Navigation Links
Study reveals one reason brain tumors are more common in men
Date:8/1/2014

New research at Washington University School of Medicine in St. Louis helps explain why brain tumors occur more often in males and frequently are more harmful than similar tumors in females. For example, glioblastomas, the most common malignant brain tumors, are diagnosed twice as often in males, who suffer greater cognitive impairments than females and do not survive as long.

The researchers found that retinoblastoma protein (RB), a protein known to reduce cancer risk, is significantly less active in male brain cells than in female brain cells.

The study appears Aug. 1 in The Journal of Clinical Investigation.

"This is the first time anyone ever has identified a sex-linked difference that affects tumor risk and is intrinsic to cells, and that's very exciting," said senior author Joshua Rubin, MD, PhD. "These results suggest we need to go back and look at multiple pathways linked to cancer, checking for sex differences. Sex-based distinctions at the level of the cell may not only influence cancer risk but also the effectiveness of treatments."

Rubin noted that RB is the target of drugs now being evaluated in clinical trials. Trial organizers hope the drugs trigger the protein's anti-tumor effects and help cancer patients survive longer.

"In clinical trials, we typically examine data from male and female patients together, and that could be masking positive or negative responses that are limited to one sex," said Rubin, who is an associate professor of pediatrics, neurology and anatomy and neurobiology. "At the very least, we should think about analyzing data for males and females separately in clinical trials."

Scientists have identified many sex-linked diseases that either occur at different rates in males and females or cause different symptoms based on sex. These distinctions often are linked to sex hormones, which create and maintain many but not all of the biological differences between the sexes.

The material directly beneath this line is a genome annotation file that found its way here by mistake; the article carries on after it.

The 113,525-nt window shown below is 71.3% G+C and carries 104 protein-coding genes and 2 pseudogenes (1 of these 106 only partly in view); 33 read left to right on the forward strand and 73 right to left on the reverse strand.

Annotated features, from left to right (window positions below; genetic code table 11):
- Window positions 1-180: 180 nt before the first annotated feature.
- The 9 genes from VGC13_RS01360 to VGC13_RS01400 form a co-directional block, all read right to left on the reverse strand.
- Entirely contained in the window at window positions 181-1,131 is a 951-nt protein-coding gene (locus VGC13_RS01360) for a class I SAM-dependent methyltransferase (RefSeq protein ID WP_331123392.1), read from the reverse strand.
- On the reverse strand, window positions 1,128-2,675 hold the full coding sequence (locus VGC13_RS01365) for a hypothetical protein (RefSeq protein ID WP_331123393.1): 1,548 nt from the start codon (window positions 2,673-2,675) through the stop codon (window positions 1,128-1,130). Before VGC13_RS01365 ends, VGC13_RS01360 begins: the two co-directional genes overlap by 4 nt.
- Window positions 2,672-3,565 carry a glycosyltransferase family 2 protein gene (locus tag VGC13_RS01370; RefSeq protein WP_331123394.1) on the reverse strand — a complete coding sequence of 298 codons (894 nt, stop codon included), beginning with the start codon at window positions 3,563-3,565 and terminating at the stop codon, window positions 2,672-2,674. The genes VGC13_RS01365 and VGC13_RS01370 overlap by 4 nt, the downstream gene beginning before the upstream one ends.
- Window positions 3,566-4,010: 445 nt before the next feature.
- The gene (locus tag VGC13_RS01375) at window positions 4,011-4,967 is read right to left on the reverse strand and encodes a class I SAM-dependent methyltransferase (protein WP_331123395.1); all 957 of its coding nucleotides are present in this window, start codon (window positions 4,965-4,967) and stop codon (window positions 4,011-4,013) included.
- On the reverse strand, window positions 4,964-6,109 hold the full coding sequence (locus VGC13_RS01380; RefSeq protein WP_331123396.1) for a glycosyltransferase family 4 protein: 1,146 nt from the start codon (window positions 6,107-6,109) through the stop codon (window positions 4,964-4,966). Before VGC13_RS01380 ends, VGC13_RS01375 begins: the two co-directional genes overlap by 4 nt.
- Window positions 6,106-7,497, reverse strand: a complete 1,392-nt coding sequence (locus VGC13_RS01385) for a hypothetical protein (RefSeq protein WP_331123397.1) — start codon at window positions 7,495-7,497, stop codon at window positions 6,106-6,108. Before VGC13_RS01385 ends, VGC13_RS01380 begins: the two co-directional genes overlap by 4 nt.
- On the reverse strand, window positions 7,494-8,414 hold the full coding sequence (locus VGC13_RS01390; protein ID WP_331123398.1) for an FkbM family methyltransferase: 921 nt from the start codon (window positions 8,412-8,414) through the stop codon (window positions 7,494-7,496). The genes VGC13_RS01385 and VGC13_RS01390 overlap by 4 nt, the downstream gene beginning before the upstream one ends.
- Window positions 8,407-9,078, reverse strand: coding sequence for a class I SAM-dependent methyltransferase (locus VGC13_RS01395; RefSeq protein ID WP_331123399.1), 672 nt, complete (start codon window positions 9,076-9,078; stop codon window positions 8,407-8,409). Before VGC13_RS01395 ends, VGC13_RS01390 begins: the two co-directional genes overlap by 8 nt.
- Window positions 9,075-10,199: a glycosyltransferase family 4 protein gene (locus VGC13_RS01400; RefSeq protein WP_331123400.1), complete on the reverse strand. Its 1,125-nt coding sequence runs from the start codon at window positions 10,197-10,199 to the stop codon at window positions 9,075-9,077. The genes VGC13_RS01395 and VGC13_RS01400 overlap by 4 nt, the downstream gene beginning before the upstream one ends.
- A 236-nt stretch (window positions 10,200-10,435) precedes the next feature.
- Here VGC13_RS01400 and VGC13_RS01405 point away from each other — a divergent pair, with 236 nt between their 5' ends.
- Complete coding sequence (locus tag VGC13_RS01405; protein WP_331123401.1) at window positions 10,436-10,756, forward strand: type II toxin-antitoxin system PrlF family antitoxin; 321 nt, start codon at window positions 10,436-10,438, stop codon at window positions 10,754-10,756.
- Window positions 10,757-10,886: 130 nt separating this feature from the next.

However, Rubin and his colleagues knew that sex hormones could not account for the differences in brain tumor risk.

"Male brain tumor risk remains higher throughout life despite major age-linked shifts in sex hormone production in males and females," he said. "If the sex hormones were causing this effect, we'd see major changes in the relative rates of brain tumors in males and females at puberty. But they don't happen then or later in life when menopause changes female sex hormone production."

Rubin used a cell model of glioblastoma to prove it is easier to make male brain cells become tumors. After a series of genetic alterations and exposure to a growth factor, male brain cells became cancerous faster and more often than female brain cells.

In experiments designed to identify the reasons for the differences in the male and female cells, the team evaluated three genes to see if they were naturally less active in male brain cells. The genes they studied neurofibromin, p53 and RB normally suppress cell division and cell survival. They are mutated and disabled in many cancers.

The scientists found RB was more likely to be inactivated in male brain cells than in female brain cells. When they disabled the RB protein in female brain cells, the cells were equally susceptible to becoming cancers.

"There are other types of tumors that occur at different rates based on sex, such as some liver cancers, which occur more often in males," Rubin said. "Knowing more about why cancer rates differ between males and females will help us understand basic mechanisms in cancer, seek more effective therapies and perform more informative clinical trials."